Hello again! ImageResizer v4 is just about ready for release, and it's faster and better than ever before. In fact, if you would like to purchase a v4 license just to be ready when it comes out (also valid for v3 in the meantime), you can visit our store page now and do just that.
While you're in checkout, you might notice a strange new step in the process: license key generation. That's right, some premium plugins in v4 will be DRM-enabled, but do not fret and do not fear. In case you're particularly predisposed to fretting and fearing, however, we at Imazen have created a helpful list of fret and fear deterrents:
Everything in v4 is now published under an OSI-approved open-source license. Everything that was free in v3 is now Apache 2 licensed in v4. Everything that was paid in v3 can be used in v4 under the terms of the AGPL v3. The AGPL v3 typically requires your entire web app to be open sourced. We continue to offer a wide range of commercial licenses for those who do not wish to comply with the terms of the AGPLv3. Commercial licenses include domain-specific, enterprise-wide, OEM redistributable, SaaS resale, development shop redistributable, and trial licenses.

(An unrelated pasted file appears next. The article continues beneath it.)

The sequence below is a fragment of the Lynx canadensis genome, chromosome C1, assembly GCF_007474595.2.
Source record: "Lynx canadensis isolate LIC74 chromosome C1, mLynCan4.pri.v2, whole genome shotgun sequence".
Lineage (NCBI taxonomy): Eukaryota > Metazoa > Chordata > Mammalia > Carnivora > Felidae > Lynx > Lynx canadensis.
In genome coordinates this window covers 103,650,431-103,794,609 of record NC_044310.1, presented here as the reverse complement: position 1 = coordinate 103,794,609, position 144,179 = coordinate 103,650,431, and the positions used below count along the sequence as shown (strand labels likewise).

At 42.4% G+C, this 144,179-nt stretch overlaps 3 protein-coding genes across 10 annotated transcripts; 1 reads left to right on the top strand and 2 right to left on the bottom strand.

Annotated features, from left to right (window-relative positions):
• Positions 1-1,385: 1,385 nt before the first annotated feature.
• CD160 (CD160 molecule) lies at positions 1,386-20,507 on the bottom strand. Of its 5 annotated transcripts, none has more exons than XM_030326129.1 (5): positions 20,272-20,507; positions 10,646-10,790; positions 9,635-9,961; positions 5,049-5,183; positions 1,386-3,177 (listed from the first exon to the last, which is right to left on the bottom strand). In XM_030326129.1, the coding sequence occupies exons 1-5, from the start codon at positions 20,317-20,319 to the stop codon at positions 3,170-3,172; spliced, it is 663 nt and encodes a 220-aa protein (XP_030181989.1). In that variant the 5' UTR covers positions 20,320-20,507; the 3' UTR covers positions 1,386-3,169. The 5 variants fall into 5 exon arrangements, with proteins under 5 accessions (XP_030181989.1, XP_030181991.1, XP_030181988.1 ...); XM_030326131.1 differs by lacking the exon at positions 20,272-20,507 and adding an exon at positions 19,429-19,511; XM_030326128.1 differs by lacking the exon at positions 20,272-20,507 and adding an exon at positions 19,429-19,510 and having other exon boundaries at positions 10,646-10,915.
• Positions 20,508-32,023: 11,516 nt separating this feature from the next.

If license key validation fails, a red dot will appear on your images, but nothing will "stop working". You can still use premium plugins for development and testing without a purchase.
After checkout, you can verify your license key works by adding it to Web.config and visiting the ImageResizer diagnostics page
/resizer.debug. It should explain which functionality your license includes. License key validation is done offline using public-key cryptography; it does not use the network.
You can access DRM-free nuget pacakges, source, and binaries if you have an Elite, OEM or SaaS license or a support contract.
None of our licenses prohibit removal of the DRM. Removing the DRM doesn't free you from copyright law and the license terms (whether AGPL or commercial), it just means you won't be reminded to comply with them. It's also our tricky way to get you hooked on editing the source code (and, hopefully, sending us pull requests on GitHub).
That's all the news for now. Thank you all for your patience. It'll be worth the wait.
— Liz Certa